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Email marketing tactics that are wasting your time (and what to do instead)

By Alexandra Gavril - September 17, 2014

Are you sure your marketing emails aren’t making your subscribers cringe? With subscribers receiving 416 commercial messages a month, are you sure you’re not “spraying and praying” your subscribers and emailing them too often in the hope that you’ll sell more products? And are you sure your emails aren’t triggering spam filters because you’re stuffing your subject lines full of spammy and tiresome phrases like “Buy now” and “100% FREE”?

Let’s take a closer look at the six most common email tactics people waste precious time on and what you can do instead to avoid losing customers and alienating subscribers.

1. Emailing inactive subscribers

It happens so often that people subscribe to your email list after interacting with your company or purchasing one of your products. But then they’re no longer interested in your offering or they simply aren’t interested or don’t care about what you have to say. Or they simply changed jobs and are no longer using that email address. Why keep those people in your list if too much time has passed since you’ve seen signs of life? Emailing them is simply useless and a waste of your time and money.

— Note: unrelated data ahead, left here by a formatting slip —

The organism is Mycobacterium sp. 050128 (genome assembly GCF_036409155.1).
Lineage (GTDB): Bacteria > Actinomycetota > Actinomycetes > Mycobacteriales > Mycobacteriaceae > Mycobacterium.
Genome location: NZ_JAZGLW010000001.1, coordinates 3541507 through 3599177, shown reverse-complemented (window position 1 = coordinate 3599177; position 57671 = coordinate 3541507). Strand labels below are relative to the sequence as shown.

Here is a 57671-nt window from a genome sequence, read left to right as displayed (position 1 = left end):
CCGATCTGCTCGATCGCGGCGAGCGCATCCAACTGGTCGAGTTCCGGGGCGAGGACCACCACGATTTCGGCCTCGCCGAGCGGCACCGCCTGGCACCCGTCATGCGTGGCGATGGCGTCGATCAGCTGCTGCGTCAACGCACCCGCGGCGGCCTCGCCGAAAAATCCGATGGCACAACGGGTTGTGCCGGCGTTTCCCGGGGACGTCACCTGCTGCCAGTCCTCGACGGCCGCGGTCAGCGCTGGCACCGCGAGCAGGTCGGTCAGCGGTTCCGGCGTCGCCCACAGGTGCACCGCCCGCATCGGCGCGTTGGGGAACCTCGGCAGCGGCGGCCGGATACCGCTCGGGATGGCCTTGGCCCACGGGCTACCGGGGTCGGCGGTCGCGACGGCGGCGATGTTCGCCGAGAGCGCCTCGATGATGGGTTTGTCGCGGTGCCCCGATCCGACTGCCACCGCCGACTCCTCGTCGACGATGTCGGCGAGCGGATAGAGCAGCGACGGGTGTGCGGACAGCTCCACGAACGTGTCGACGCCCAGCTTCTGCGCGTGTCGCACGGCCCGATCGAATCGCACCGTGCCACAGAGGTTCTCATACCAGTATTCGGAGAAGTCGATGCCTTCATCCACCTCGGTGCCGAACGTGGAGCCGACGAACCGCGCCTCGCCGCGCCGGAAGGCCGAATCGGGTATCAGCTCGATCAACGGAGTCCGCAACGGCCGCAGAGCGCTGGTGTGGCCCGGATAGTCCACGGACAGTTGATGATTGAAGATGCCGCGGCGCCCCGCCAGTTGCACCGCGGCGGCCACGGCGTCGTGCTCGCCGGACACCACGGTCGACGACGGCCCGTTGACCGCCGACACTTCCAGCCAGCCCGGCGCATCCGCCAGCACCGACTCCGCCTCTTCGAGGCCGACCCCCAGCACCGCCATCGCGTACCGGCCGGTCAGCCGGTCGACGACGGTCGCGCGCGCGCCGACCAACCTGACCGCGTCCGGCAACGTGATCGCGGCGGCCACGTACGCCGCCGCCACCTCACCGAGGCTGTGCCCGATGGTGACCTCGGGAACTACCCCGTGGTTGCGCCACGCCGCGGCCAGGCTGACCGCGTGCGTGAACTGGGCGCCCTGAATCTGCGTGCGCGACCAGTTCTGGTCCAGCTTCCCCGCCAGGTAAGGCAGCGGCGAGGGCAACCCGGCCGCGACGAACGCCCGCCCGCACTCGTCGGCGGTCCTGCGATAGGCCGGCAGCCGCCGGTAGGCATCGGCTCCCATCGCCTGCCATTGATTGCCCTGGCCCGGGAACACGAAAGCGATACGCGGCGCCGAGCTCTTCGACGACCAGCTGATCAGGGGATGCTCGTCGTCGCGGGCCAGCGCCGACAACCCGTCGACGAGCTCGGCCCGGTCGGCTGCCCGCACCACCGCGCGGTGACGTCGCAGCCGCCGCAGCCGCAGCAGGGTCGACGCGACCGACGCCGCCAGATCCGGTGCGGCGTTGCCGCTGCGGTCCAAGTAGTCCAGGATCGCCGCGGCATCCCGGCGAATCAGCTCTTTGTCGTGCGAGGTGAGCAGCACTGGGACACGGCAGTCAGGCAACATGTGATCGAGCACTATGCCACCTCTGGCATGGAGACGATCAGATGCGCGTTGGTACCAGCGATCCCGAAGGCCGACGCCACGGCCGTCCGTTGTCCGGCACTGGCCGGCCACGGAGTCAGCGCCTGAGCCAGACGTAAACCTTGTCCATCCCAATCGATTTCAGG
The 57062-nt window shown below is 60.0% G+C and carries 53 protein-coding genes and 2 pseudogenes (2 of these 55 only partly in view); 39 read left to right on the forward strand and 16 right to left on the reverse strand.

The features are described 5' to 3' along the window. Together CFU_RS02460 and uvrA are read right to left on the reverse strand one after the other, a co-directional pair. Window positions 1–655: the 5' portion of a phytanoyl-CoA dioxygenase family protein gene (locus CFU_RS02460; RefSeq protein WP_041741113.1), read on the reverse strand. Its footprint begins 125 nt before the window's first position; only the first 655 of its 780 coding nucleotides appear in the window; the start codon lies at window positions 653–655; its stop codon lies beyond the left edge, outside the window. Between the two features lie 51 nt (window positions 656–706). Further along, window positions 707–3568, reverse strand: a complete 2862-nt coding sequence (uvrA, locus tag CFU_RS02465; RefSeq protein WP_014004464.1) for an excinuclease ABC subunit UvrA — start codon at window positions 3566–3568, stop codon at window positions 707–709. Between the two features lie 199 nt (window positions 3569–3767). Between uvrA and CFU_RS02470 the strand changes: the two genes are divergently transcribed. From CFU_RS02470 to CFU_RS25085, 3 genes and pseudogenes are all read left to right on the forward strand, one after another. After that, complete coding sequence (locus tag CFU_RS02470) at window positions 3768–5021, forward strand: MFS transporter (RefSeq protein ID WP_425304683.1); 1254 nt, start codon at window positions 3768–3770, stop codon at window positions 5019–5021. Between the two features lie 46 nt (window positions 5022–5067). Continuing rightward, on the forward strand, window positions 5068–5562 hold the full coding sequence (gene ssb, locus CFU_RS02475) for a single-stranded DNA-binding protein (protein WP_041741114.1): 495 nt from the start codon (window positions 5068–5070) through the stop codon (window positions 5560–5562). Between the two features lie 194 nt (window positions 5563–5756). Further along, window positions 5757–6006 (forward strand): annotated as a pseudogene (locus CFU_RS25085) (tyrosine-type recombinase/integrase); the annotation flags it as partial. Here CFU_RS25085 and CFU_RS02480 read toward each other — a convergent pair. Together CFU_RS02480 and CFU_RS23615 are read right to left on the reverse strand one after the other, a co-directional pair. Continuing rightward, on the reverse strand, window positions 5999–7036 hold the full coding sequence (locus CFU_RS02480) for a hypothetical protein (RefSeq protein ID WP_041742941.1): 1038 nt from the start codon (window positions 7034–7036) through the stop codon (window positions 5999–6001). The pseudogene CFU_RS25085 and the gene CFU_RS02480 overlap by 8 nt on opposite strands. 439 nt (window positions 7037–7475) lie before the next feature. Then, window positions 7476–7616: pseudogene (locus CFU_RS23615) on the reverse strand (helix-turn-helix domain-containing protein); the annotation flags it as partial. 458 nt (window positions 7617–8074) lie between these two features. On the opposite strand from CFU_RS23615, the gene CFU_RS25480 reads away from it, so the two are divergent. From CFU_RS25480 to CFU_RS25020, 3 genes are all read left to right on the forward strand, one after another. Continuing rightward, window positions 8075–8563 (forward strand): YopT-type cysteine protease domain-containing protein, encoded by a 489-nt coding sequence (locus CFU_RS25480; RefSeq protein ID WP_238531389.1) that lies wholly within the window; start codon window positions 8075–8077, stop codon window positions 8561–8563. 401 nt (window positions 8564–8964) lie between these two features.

It doesn’t matter how huge your mailing list is. It’s the number of people who actually open, read, click and share your content that matters. Continuing to send emails to people who never open your messages or, worse, mark them as spam, but never actually unsubscribe can hurt your deliverability to those who actually want to receive news from you.

You might not know this but since many of the major Internet service providers are now making filtering decisions based on engagement rates, this practice can harm your reputation and prevent engaged subscribers from receiving your emails in their inboxes, even though they might be interested in receiving them.

A report from ReturnPath, a company that provides inbox placement solutions, revealed that 83% of the time an email is not delivered to an inbox, it is due to a poor sender reputation.

In email marketing terms, this is referred to as “Sender Score” and it’s an indication of the trustworthiness of an email sender’s IP address. There are a number of factors used to calculate a sender score, and two major ones are the number of invalid email accounts you attempt to contact and the rate at which recipients mark your emails as spam. In other words, if you keep emailing inactive subscribers, you’ll get a poor sender score which means you’ll have a harder time getting into someone’s inbox.

What to do instead

Make it a priority to review and clean your list from inactive and unengaged subscribers every 30 to 90 days, depending on how often you email your subscribers. There is a fantastic post on how to identify inactive and unengaged subscribers on the ReturnPath blog and here’s a quick summary:

Start by making a list with inactive subscribers. Depending on the frequency at which you email your subscribers (daily, weekly, monthly), inactive may mean someone who hasn’t interacted with your site or email in the last 30 days to 14 months. So when putting this list together, look at: